We want to be a company that is constantly renewing itself, shedding the past, adapting to change.
When the environment is variable with many unknowns, it is impossible to know in advance what kind of performance will be needed or what kind of learning will occur. If people are to learn, they must be free to experiment and try new things.
Jan Carlzon, former CEO of SAS Airlines (Skandinavian Airlines), pointed out in his book Moments of Truth (HarperBusiness) that a service company’s performance is contingent on its ability to deliver in critical time periods when they have an opportunity to deliver a customer impression. That impression can be positive, if the company can respond quickly and decisively, or it can be negative, if the company fails to deliver. Either way, in these kinds of moments, emotions run high and will leave a lasting impression.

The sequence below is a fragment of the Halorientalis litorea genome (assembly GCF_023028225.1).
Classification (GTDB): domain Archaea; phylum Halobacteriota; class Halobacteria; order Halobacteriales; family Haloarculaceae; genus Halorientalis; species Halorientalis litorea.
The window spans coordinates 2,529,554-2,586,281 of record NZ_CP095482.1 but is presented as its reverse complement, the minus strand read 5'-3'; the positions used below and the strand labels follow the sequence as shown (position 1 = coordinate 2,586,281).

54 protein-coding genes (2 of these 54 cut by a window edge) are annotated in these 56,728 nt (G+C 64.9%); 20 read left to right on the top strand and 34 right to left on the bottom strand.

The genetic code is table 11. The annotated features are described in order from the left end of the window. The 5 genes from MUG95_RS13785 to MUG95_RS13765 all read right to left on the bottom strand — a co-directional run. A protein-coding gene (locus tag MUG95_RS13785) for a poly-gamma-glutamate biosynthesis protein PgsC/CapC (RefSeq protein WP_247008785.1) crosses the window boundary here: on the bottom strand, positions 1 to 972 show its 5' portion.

The thing is, moments of truth come in so many varieties that it’s impossible to predict every situation and plan for it in advance. Even if you could, the manual of procedures would be so thick that front-stage workers could never look up the procedures in time.
For people to be effective in such situations, they need to understand the company’s purpose, its stance. A moment of truth at Nordstrom and a moment of truth at Southwest Airlines will require different kinds of responses, because the companies do different jobs.
But even if employees understand their company’s ...